It’s ridiculous! Politicians have been relentlessly selling out Australia’s interests… yet make a big show of passing some feeble laws about foreign ownership of residential real estate. Damn clowns!

  31. Alison Ryan

    From the United Nations Dept. of Economic and Social Affairs and under the heading of ECONOMIC ASPECTS OF SUSTAINABLE DEVELOPMENT IN AUSTRALIA (1999) at http://www.un.org/esa/agenda21/natlinfo/countr/austral/eco.htm we read:
    “Globalisation remains one of the profound influences on Australian trade policy. Trade liberalisation has underpinned Australia’s economic growth and living standards over the last fifty years. The Australian Government is committed to open markets and free trade, which it pursues through the WTO, regional forums such as APEC and bilateral efforts”.
    Free Trade Agreements are the result of the United Nations’ Agenda 21 (1992) and UN Sustainable Development initiatives, with a new Agenda just recently outlined and unanimously adopted by all Member States at the UN Sustainable Development Summit of 25-27 September 2015 for humanity and the planet. It’s called “Transforming our world: the 2030 Agenda for Sustainable Development”.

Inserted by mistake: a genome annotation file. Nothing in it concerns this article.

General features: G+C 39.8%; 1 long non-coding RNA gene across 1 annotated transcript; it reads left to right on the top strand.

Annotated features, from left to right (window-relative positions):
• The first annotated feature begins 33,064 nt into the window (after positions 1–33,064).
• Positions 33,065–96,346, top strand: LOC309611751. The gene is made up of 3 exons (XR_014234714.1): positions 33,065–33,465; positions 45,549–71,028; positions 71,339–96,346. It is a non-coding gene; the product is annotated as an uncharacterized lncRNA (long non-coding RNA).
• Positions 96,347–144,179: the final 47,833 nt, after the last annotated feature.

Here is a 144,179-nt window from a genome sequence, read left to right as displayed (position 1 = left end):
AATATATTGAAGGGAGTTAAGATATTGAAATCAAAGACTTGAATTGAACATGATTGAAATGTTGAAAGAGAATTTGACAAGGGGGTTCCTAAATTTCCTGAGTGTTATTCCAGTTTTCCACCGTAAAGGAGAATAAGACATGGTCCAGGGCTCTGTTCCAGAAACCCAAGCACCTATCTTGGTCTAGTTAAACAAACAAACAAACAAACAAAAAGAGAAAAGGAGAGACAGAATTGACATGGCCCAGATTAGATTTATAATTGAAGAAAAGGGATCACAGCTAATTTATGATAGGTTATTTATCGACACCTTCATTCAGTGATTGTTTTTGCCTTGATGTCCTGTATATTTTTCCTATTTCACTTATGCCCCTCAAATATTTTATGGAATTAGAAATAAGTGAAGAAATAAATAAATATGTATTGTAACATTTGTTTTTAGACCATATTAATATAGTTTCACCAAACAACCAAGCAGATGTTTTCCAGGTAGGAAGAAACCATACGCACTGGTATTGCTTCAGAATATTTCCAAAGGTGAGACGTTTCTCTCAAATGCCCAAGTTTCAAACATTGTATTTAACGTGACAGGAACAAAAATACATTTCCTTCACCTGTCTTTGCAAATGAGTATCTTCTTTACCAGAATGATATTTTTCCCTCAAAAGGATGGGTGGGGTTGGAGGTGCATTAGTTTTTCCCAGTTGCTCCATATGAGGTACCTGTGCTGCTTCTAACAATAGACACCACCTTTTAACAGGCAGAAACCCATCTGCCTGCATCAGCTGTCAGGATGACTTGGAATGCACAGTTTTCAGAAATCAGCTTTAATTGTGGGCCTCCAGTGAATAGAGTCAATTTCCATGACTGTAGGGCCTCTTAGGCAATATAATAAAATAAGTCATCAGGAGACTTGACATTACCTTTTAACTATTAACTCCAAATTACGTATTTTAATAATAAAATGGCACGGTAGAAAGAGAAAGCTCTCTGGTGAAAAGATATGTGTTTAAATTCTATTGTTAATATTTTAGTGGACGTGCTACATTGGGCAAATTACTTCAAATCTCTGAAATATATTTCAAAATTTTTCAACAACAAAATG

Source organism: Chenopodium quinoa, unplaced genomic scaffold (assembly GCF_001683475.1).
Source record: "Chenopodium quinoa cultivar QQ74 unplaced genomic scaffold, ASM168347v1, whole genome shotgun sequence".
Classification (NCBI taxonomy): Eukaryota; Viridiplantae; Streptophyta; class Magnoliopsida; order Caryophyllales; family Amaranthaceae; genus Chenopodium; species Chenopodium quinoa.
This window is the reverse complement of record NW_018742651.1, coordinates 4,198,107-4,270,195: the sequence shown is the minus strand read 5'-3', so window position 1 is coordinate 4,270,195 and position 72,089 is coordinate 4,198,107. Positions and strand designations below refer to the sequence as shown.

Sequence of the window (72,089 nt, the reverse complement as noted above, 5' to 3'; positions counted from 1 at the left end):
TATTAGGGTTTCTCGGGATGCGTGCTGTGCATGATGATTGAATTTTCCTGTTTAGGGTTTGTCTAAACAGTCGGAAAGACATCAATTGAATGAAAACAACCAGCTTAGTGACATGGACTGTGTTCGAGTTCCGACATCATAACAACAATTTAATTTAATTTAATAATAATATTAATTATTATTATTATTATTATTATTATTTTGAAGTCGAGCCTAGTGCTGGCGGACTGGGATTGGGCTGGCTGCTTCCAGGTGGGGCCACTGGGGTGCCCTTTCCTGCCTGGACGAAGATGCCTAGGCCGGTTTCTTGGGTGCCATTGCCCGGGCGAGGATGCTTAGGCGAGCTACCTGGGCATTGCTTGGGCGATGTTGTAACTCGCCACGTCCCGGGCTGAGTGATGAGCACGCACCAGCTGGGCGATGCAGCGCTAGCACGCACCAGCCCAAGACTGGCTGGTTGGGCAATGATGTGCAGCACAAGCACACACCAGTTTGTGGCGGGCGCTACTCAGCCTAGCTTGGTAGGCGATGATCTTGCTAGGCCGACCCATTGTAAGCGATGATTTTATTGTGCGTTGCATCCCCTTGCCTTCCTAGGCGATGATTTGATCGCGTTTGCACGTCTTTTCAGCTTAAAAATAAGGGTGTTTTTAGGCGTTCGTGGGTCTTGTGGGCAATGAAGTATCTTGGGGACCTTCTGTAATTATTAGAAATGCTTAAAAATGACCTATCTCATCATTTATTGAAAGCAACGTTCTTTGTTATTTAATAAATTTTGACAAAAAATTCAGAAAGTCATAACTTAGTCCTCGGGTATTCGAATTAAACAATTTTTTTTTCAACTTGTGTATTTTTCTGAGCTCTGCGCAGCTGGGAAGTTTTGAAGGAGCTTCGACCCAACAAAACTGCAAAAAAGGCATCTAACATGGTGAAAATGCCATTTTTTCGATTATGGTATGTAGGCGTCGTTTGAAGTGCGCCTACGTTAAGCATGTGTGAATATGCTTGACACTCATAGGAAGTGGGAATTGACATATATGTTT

Globalisation/One World/A New International Economic Order has long been envisaged by the United Nations and globalists of the Trilateral Commission to “facilitate the integration of all countries into the world economy and the international trading system” (Agenda 21.Chapter 2, 10c).
    The new 2030 Agenda reads – 30. States are strongly urged to refrain from promulgating and applying any unilateral economic, financial or trade measures not in accordance with international law and the Charter of the United Nations that impede the full achievement of economic and social development, particularly in developing countries. (https://sustainabledevelopment.un.org/post2015/transformingourworld)
    This shows us that Free Trade Agreements are economically motivated for sustainable development purposes.
    An informative source is Patrick Wood who has written Technocracy Rising-The Trojan Horse of Global Transformation. See http://www.technocracyrising.com/